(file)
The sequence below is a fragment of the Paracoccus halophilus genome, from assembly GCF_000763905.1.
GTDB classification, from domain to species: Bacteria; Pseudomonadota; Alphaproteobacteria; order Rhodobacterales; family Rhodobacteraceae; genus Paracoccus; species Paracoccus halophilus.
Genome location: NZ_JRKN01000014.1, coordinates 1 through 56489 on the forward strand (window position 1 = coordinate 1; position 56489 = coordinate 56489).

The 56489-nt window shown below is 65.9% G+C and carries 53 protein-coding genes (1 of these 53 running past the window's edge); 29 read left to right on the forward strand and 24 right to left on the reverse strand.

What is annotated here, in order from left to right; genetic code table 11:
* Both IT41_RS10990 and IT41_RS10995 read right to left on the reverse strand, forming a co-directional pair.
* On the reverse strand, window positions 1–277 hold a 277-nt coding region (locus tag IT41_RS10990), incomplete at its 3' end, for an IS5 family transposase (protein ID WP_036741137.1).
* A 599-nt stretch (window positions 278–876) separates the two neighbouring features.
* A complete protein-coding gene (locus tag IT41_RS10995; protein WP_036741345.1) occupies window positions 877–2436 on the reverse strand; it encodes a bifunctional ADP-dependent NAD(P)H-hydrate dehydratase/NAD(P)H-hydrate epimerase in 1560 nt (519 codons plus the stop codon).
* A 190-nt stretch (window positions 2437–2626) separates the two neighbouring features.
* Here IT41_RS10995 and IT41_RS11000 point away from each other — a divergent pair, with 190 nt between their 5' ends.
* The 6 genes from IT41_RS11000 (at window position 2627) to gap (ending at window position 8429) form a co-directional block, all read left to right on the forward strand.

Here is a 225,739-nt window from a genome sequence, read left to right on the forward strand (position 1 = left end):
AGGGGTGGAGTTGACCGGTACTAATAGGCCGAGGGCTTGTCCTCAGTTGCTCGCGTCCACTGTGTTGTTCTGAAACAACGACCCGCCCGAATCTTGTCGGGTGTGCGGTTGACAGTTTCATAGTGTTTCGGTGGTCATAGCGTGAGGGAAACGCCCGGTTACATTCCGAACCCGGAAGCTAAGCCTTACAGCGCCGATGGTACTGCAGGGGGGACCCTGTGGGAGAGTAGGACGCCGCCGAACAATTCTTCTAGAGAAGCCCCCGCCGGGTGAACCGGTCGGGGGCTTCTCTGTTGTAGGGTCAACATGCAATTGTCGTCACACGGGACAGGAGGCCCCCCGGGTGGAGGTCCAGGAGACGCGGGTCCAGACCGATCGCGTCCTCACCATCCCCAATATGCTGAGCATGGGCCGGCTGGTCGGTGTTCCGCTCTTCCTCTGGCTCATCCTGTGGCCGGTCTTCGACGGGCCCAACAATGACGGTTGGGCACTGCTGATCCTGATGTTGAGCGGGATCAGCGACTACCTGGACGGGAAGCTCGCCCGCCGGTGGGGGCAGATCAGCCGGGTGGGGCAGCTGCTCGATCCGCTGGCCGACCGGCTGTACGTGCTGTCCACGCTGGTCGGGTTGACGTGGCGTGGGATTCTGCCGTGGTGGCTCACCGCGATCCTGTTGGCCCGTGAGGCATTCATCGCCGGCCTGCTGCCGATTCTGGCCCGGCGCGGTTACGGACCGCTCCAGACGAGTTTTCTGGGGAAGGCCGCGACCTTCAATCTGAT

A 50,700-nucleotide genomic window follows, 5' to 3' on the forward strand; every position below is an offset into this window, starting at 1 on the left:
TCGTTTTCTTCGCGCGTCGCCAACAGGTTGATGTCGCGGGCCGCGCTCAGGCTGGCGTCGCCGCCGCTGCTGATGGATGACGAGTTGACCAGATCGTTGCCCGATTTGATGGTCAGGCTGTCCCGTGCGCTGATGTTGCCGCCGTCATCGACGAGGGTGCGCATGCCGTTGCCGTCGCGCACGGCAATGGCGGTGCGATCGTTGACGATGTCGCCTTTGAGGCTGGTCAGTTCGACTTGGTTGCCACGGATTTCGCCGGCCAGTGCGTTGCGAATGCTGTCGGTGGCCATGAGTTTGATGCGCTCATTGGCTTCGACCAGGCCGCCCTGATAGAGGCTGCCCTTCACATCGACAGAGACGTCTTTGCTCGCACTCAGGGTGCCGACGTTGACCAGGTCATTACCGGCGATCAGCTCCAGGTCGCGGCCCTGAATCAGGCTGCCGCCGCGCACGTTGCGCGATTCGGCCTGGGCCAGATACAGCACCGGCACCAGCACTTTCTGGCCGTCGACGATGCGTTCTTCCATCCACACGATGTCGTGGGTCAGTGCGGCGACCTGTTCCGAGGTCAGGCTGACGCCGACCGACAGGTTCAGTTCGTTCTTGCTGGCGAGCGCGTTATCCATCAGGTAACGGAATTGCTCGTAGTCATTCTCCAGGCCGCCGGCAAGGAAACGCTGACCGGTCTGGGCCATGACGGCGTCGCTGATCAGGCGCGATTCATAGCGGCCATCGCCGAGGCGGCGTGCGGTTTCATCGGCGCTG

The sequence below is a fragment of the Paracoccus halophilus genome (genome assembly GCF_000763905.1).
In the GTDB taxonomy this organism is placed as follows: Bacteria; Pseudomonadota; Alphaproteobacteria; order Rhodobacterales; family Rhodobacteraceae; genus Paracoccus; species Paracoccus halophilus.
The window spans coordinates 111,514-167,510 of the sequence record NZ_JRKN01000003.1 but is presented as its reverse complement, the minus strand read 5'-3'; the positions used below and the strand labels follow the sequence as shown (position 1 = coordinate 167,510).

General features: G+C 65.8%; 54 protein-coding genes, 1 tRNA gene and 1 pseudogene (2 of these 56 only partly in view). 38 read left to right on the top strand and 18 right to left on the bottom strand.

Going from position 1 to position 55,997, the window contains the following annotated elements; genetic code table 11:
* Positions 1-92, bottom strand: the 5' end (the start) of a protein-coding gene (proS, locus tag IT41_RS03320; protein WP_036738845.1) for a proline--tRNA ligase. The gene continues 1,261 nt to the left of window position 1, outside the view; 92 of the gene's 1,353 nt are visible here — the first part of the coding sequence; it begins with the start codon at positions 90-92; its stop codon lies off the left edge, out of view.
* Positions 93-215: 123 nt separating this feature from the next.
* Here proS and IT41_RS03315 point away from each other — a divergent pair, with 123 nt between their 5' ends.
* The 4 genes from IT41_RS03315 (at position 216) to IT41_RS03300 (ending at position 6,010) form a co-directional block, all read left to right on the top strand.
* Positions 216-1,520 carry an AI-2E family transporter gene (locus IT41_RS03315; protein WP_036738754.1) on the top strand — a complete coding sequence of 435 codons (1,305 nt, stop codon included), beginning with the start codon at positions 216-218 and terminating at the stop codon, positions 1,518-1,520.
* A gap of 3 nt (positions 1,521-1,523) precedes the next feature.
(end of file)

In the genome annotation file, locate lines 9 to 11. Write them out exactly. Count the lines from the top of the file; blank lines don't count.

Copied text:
* A complete protein-coding gene (locus tag IT41_RS10995; protein WP_036741345.1) occupies window positions 877–2436 on the reverse strand; it encodes a bifunctional ADP-dependent NAD(P)H-hydrate dehydratase/NAD(P)H-hydrate epimerase in 1560 nt (519 codons plus the stop codon).
* A 190-nt stretch (window positions 2437–2626) separates the two neighbouring features.
* Here IT41_RS10995 and IT41_RS11000 point away from each other — a divergent pair, with 190 nt between their 5' ends.